Publication Type:Journal Article
Source:Studies in Conservation, Volume 62, Number 1, p.2-23 (2017)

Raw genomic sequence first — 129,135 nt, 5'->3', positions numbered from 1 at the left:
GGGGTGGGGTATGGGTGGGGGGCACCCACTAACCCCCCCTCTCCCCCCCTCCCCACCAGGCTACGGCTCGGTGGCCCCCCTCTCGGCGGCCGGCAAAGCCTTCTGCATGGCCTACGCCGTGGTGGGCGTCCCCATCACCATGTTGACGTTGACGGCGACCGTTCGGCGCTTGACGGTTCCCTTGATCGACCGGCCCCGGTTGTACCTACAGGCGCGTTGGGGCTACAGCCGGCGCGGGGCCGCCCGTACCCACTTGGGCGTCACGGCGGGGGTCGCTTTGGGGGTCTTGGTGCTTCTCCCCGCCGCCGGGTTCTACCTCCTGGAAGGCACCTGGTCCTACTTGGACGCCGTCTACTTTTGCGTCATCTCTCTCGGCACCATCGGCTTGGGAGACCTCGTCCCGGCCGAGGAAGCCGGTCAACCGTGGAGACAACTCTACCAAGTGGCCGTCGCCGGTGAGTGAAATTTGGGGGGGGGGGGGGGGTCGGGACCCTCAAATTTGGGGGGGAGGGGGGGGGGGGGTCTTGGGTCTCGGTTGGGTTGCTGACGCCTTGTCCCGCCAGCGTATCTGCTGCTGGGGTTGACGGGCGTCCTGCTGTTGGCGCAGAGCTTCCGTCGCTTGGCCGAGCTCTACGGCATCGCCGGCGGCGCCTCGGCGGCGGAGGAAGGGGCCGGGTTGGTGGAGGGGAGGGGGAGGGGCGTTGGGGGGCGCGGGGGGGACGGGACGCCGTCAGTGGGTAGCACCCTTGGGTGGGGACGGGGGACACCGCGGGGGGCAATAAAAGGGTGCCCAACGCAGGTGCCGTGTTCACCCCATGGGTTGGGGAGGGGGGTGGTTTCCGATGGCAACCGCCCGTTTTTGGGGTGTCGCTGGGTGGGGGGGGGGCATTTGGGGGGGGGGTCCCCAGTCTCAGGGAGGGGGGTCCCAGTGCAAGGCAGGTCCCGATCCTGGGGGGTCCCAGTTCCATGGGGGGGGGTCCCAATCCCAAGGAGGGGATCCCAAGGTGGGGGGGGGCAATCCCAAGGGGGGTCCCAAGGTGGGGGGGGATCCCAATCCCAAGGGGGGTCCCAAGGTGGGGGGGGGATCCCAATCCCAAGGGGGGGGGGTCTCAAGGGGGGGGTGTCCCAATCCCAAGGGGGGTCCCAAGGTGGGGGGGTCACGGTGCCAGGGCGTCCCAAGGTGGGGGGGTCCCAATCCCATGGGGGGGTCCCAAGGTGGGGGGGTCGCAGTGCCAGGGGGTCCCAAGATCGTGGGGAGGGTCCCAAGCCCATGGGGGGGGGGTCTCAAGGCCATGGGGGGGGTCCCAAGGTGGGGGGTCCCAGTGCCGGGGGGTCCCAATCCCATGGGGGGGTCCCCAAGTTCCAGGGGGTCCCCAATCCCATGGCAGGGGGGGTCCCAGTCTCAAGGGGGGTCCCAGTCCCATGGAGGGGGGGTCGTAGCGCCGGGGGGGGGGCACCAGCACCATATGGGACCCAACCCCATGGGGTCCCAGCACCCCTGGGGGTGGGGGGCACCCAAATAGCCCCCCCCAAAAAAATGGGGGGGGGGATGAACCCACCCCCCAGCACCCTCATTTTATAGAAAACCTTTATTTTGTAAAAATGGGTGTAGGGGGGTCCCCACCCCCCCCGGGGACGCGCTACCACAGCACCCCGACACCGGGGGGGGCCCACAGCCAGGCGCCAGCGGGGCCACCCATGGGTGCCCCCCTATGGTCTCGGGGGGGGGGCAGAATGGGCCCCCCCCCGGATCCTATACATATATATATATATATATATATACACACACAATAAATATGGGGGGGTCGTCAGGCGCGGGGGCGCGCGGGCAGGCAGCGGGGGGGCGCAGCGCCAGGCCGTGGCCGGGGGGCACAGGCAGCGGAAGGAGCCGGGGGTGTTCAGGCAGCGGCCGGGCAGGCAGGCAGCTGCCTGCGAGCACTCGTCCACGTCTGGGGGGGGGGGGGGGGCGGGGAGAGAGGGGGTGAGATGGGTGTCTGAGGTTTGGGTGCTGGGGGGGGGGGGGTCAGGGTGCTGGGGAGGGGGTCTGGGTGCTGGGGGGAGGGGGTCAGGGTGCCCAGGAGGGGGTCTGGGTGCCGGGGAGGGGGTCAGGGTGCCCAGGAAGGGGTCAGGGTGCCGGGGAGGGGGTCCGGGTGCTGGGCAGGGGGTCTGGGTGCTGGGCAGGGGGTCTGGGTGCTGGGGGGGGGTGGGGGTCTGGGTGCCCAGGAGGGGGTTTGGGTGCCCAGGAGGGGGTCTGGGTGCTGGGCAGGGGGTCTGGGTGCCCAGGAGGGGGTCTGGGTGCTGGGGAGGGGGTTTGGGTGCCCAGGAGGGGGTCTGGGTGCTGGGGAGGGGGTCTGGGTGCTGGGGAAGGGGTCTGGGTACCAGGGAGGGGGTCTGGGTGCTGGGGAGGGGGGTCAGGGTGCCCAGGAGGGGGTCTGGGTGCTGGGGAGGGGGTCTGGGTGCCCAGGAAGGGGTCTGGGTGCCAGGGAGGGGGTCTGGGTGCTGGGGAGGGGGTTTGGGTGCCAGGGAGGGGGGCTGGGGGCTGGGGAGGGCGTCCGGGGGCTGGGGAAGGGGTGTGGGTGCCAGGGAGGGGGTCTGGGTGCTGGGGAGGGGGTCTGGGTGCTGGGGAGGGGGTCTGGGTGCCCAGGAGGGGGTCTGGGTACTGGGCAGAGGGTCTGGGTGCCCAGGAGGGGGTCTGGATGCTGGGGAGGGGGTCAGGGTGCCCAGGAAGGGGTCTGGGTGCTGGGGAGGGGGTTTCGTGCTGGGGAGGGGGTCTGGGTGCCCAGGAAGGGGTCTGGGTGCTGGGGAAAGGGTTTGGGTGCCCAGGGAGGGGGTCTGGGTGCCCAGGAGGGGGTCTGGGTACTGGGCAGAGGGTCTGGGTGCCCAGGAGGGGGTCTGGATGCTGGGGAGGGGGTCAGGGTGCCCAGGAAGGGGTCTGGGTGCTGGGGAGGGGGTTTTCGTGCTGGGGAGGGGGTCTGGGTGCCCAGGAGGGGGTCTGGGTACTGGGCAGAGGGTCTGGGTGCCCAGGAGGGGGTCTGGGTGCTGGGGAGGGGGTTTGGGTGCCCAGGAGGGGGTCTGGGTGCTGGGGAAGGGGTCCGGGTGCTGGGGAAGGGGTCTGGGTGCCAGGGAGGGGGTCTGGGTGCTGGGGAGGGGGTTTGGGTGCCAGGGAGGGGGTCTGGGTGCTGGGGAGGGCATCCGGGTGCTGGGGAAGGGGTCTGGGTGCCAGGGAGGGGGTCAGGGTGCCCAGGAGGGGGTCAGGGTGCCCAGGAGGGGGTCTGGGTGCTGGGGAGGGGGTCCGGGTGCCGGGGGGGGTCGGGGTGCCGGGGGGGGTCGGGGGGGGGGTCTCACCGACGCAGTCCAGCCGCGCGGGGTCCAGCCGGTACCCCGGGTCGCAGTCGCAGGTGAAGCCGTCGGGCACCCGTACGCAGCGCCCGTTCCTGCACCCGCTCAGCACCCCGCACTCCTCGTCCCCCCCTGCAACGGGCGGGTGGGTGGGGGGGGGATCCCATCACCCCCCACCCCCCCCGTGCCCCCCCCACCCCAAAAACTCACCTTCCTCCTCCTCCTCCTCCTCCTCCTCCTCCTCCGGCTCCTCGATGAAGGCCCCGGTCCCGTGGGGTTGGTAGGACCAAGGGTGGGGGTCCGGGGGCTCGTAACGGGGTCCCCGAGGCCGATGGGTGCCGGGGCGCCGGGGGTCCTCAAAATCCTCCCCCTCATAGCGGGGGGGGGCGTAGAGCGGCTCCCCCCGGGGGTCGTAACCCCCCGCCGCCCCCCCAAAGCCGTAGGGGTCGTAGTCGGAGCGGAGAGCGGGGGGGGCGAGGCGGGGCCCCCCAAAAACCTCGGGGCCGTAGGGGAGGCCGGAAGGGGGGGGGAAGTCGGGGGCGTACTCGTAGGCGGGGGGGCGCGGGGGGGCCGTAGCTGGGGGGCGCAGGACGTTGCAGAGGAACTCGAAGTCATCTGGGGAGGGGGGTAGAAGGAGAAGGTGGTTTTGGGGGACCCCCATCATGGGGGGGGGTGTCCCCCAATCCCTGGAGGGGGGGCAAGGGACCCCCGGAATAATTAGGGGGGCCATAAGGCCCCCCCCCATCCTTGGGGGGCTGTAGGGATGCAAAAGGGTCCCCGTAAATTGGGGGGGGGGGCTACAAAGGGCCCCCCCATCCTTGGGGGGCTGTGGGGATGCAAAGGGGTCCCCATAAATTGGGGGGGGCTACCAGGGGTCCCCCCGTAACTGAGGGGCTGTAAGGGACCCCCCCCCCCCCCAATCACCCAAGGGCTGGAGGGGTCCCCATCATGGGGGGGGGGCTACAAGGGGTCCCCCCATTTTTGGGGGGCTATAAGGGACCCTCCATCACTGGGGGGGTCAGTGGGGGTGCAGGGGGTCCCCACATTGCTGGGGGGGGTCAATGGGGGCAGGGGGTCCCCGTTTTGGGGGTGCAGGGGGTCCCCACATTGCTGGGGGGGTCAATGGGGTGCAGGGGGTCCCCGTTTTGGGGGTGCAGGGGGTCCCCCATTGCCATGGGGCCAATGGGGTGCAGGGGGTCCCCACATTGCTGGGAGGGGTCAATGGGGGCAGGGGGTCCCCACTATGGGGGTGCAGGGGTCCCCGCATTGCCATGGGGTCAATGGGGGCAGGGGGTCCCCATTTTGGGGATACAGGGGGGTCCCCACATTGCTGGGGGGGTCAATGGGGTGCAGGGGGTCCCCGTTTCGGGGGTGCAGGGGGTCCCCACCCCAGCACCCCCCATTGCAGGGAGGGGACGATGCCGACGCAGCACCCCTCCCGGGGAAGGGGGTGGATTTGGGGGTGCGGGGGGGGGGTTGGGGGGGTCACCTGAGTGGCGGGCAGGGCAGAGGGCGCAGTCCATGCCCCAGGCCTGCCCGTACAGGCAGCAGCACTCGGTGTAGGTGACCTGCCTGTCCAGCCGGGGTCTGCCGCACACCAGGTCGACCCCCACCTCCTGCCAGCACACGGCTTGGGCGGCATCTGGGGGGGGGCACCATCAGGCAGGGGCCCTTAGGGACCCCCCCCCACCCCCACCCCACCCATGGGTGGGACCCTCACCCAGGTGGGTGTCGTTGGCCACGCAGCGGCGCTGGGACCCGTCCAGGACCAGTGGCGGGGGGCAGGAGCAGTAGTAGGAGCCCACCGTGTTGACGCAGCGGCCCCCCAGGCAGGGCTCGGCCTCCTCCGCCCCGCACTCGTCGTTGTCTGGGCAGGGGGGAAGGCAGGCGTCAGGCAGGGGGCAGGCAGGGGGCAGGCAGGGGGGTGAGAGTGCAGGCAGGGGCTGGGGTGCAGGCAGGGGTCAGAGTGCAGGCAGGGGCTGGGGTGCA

The origin(s) and role(s) of metal soaps in paints are a worldwide concern today. These hybrid compounds, containing both fatty acid chains and metals associated with a carboxylate function, are increasingly identified in paints. As reviewed in the first part of this work, the presence of metal soaps in paints is differently interpreted in scientific publications: metal soaps are sometimes considered to play a positive role as anchor points, during paint drying processes; they can also be considered as responsible for many degradation processes (protrusions, efflorescences, darkening, etc.). Their origins are also interpreted in various ways. In some paintings (in particular from the twentieth century), they have sometimes introduced on purpose, as additives, to modify the physical properties of the painting materials. In older paintings, metal soaps are usually thought to result from an uncontrolled reaction of oil with lead-based pigments, in particular lead white, red lead, and lead tin yellow. In the second part of this work, the review of historical recipes of lead-based paint shows an important number of recipes based on controlled mixing of oil with lead driers. In the third part, the experimental reproduction of such traditional recipes using walnut oil and litharge (PbO) shows that lead soaps can be formed, both in about one hour at ∼100°C, or in about one month at room temperature. It shows as well that after a few years, litharge is no longer detected in the paint medium, while different lead carbonates are. Finally, the micro-infrared spectroscopy and micro-X-ray diffraction re-analysis of protrusions from a nine-year model painting shows together with lead soaps, the presence of Pb5(CO3)3(OH)2O (‘synthetic plumbonacrite’), an unusual phase recently observed in a protrusion from a painting by Vincent Van Gogh. This work highlights (i) the multiple origins and roles of metal soaps in paints and (ii) the importance of combining the analysis of fragments from historical paintings with the analysis and reproduction of historical recipes. In particular, we show that the components detected today in historical paintings may severely differ from those originally used or prepared by the painter, complicating the assessment of the painter's intentions. More than the presence of metal soaps, the key questions to be tackled should be about their origins and (re)mobilization.